5S

5S encompasses an approach to sort (eliminate unused items), set in order (arrange items based on how and where they are used), shine (clean and catch up on maintenance), standardize (keep the area organized using visual indicators such as labels), and sustain (monitor and maintain). It is a structured, low cost method that empowers first line (bench) staff to "cLean" (i.e., clean and make Lean) and organize work areas to eliminate unproductive actions.19 One key concept is point-of-use storage (POUS) for consumables (e.g., storing supplies near the associated equipment).17 Movement and return of shared equipment after use and co-location of equipment for related processing activities also are addressed. Applications range from organizing supplies and raw materials for improved accessibility to improving the searchability of documents and data.

Co-location/Cellular Manufacturing

Another opportunity for process improvement is at the interfaces of groups or group members, particularly where in-process work is handed off.20 When linked processes are placed close together, either physically or managerially, efficiencies are gained. In fact, often improvement can be realized by simply paying more attention to a workgroup. This is known as the "Hawthorne effect" in which productivity increases independently of any imposed changes—its principal cause being the attention given to the workgroup.21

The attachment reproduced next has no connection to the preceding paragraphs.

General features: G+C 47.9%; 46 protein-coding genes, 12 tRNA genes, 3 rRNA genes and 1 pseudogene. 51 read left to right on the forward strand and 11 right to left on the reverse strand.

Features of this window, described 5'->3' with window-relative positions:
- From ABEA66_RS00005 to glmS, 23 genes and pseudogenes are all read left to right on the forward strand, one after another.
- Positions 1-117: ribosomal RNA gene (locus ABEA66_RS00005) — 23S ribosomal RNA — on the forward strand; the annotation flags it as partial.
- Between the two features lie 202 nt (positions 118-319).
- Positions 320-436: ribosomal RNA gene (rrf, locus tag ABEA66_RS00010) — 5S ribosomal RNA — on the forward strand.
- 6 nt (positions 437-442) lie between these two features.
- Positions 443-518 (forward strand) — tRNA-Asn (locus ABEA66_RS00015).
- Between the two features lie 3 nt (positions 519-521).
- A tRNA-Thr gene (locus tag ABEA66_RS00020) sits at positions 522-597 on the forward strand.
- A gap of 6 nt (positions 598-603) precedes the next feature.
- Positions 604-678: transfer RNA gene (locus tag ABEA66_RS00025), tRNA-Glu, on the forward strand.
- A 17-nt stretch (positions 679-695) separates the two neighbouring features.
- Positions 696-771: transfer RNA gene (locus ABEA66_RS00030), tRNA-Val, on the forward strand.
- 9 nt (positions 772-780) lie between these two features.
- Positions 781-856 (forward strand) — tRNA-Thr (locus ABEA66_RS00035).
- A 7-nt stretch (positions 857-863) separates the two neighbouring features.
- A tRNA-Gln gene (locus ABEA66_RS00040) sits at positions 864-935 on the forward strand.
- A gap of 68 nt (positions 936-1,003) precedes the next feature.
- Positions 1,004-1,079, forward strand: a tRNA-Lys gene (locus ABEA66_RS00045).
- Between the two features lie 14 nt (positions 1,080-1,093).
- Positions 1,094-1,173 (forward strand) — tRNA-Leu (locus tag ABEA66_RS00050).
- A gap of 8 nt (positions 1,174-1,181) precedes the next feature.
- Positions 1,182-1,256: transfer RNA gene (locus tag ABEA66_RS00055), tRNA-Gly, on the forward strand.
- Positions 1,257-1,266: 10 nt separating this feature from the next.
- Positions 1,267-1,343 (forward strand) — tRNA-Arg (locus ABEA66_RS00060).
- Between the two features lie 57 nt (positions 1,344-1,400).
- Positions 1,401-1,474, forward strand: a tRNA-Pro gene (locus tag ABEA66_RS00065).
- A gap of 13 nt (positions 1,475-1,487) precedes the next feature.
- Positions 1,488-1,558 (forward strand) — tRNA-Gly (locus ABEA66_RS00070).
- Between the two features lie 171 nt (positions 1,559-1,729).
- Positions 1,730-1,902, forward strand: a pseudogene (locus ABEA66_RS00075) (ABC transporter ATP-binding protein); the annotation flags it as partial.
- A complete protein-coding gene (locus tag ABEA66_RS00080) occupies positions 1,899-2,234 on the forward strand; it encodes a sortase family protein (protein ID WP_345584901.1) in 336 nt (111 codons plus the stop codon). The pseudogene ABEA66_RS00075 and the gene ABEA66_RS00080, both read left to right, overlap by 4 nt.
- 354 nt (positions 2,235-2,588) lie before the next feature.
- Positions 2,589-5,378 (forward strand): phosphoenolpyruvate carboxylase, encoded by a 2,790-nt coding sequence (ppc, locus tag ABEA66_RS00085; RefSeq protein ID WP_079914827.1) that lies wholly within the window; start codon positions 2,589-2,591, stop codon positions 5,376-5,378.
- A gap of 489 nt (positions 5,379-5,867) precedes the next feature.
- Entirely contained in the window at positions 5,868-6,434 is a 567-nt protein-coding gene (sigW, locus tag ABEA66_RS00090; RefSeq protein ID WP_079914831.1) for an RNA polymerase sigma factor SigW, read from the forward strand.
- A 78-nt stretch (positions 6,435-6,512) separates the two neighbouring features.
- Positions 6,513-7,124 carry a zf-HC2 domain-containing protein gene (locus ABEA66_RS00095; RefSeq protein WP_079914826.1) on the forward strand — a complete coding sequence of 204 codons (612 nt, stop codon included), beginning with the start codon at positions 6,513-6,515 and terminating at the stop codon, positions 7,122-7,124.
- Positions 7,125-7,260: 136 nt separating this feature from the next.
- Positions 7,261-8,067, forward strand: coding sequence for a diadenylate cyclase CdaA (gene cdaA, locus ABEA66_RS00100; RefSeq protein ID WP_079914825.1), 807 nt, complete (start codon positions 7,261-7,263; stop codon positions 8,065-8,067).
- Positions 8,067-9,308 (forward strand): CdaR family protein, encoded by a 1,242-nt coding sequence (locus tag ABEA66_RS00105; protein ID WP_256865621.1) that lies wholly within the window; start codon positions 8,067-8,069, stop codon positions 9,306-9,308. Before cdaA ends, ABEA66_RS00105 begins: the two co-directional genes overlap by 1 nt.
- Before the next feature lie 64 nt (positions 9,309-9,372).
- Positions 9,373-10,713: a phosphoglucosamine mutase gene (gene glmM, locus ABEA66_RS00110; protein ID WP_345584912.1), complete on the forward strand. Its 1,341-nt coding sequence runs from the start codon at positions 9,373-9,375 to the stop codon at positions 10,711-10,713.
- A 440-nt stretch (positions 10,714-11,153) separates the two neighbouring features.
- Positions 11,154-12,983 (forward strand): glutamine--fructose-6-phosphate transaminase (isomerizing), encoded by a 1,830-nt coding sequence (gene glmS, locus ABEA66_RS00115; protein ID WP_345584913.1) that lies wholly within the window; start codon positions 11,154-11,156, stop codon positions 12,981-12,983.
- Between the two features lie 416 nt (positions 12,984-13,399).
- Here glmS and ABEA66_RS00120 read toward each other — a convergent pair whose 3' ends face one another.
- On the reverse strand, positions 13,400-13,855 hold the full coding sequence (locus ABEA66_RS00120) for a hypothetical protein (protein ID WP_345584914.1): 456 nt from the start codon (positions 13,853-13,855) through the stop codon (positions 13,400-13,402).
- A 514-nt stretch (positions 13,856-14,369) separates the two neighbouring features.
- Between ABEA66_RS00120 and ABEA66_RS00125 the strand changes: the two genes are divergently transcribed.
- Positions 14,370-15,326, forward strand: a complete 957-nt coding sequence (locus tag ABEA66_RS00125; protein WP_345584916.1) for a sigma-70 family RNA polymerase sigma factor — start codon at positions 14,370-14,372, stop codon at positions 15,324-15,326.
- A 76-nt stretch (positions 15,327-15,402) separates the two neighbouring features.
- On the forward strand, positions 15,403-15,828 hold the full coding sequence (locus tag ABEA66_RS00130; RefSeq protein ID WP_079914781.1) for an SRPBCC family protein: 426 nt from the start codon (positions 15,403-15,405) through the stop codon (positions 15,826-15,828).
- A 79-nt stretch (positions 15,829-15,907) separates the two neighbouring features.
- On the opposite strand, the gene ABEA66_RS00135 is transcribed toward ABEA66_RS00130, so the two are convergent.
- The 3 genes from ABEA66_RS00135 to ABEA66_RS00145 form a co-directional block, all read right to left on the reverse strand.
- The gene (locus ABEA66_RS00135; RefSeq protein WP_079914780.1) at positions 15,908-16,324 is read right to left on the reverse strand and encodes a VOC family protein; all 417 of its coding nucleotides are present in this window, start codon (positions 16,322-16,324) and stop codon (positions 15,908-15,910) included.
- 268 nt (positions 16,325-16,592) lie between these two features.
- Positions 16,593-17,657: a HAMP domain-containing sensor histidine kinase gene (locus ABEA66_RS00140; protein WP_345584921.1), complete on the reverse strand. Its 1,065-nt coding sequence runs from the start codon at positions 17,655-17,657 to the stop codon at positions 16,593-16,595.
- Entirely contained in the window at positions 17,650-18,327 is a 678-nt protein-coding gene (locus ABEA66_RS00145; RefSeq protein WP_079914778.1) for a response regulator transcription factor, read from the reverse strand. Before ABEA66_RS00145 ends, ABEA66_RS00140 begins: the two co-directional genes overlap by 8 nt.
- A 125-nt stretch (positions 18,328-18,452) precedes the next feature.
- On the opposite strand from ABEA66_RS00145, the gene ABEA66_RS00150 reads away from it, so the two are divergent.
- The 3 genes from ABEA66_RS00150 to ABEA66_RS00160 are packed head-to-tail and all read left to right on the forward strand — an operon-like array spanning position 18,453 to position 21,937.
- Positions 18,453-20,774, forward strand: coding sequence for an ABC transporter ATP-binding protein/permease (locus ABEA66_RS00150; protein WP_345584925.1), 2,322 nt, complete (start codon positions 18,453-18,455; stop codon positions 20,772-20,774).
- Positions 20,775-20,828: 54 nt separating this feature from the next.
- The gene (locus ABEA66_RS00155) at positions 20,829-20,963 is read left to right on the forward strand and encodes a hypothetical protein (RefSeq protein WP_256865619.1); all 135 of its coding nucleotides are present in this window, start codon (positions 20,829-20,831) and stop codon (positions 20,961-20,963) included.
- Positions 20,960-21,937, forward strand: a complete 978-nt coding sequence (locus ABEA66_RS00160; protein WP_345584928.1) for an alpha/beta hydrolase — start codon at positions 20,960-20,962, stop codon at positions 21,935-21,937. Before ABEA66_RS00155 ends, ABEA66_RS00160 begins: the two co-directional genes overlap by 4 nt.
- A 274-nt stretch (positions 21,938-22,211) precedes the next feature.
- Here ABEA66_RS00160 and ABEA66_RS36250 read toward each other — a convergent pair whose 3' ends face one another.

A production cell is the arrangement of equipment (and/or dedication of personnel) such that progressive processing occurs without waiting or additional handling. In one example, a co-located crossfunctional integrated team9 was created for a vaccine project; initially, 80% of personnel were about 20% dedicated; afterwards, personnel were 100% dedicated, speeding up meetings and decision-making.22 In another case, process development and manufacturing groups were co-located to foster collaboration and increase synergies.23,24 In another example, a quality assurance person was co-located at a plant to permit batch record review directly after batch completion, reducing the mean number of atypicals from 42 to 19 almost immediately.25 Others realized a substantial reduction in days required for analytical release testing by eliminating hand-offs and redundant work, as well as synchronizing steps.9